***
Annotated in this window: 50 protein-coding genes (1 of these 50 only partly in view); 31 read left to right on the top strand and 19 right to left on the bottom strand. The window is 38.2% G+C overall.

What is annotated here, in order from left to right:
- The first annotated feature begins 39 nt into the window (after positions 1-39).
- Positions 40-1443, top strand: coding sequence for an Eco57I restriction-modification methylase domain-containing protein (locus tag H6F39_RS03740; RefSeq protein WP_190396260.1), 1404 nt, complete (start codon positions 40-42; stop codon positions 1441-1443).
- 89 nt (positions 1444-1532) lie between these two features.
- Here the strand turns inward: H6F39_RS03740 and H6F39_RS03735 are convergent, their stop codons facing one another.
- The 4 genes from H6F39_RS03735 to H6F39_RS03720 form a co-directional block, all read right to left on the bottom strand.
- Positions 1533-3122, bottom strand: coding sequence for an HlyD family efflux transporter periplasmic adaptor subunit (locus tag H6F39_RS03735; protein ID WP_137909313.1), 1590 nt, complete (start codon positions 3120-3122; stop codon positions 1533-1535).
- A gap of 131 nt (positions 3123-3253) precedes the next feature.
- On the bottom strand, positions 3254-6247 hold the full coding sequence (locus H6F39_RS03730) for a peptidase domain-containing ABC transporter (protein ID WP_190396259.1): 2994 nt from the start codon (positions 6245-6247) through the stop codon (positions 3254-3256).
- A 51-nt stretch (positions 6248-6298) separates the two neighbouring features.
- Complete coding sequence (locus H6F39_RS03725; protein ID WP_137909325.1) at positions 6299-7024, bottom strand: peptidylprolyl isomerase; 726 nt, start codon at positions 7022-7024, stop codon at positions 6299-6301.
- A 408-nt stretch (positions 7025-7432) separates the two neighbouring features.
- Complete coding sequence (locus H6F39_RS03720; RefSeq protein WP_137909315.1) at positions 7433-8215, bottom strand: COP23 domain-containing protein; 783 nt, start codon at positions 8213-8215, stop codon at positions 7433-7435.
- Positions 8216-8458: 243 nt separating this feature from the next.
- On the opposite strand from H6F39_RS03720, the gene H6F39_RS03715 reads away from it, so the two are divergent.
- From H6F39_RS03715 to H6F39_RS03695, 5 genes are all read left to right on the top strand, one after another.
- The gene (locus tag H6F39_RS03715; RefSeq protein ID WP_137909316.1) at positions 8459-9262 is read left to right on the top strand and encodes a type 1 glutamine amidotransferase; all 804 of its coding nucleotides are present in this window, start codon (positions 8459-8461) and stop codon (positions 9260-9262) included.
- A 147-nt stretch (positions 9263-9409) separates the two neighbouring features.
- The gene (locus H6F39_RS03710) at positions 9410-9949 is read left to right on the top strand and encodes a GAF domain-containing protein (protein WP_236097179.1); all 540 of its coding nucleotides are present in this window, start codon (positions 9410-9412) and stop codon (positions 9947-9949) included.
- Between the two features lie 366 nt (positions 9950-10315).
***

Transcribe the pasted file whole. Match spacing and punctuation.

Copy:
Annotated in this window: 50 protein-coding genes (1 of these 50 only partly in view); 31 read left to right on the top strand and 19 right to left on the bottom strand. The window is 38.2% G+C overall.

What is annotated here, in order from left to right:
- The first annotated feature begins 39 nt into the window (after positions 1-39).
- Positions 40-1443, top strand: coding sequence for an Eco57I restriction-modification methylase domain-containing protein (locus tag H6F39_RS03740; RefSeq protein WP_190396260.1), 1404 nt, complete (start codon positions 40-42; stop codon positions 1441-1443).
- 89 nt (positions 1444-1532) lie between these two features.
- Here the strand turns inward: H6F39_RS03740 and H6F39_RS03735 are convergent, their stop codons facing one another.
- The 4 genes from H6F39_RS03735 to H6F39_RS03720 form a co-directional block, all read right to left on the bottom strand.
- Positions 1533-3122, bottom strand: coding sequence for an HlyD family efflux transporter periplasmic adaptor subunit (locus tag H6F39_RS03735; protein ID WP_137909313.1), 1590 nt, complete (start codon positions 3120-3122; stop codon positions 1533-1535).
- A gap of 131 nt (positions 3123-3253) precedes the next feature.
- On the bottom strand, positions 3254-6247 hold the full coding sequence (locus H6F39_RS03730) for a peptidase domain-containing ABC transporter (protein ID WP_190396259.1): 2994 nt from the start codon (positions 6245-6247) through the stop codon (positions 3254-3256).
- A 51-nt stretch (positions 6248-6298) separates the two neighbouring features.
- Complete coding sequence (locus H6F39_RS03725; protein ID WP_137909325.1) at positions 6299-7024, bottom strand: peptidylprolyl isomerase; 726 nt, start codon at positions 7022-7024, stop codon at positions 6299-6301.
- A 408-nt stretch (positions 7025-7432) separates the two neighbouring features.
- Complete coding sequence (locus H6F39_RS03720; RefSeq protein WP_137909315.1) at positions 7433-8215, bottom strand: COP23 domain-containing protein; 783 nt, start codon at positions 8213-8215, stop codon at positions 7433-7435.
- Positions 8216-8458: 243 nt separating this feature from the next.
- On the opposite strand from H6F39_RS03720, the gene H6F39_RS03715 reads away from it, so the two are divergent.
- From H6F39_RS03715 to H6F39_RS03695, 5 genes are all read left to right on the top strand, one after another.
- The gene (locus tag H6F39_RS03715; RefSeq protein ID WP_137909316.1) at positions 8459-9262 is read left to right on the top strand and encodes a type 1 glutamine amidotransferase; all 804 of its coding nucleotides are present in this window, start codon (positions 8459-8461) and stop codon (positions 9260-9262) included.
- A 147-nt stretch (positions 9263-9409) separates the two neighbouring features.
- The gene (locus H6F39_RS03710) at positions 9410-9949 is read left to right on the top strand and encodes a GAF domain-containing protein (protein WP_236097179.1); all 540 of its coding nucleotides are present in this window, start codon (positions 9410-9412) and stop codon (positions 9947-9949) included.
- Between the two features lie 366 nt (positions 9950-10315).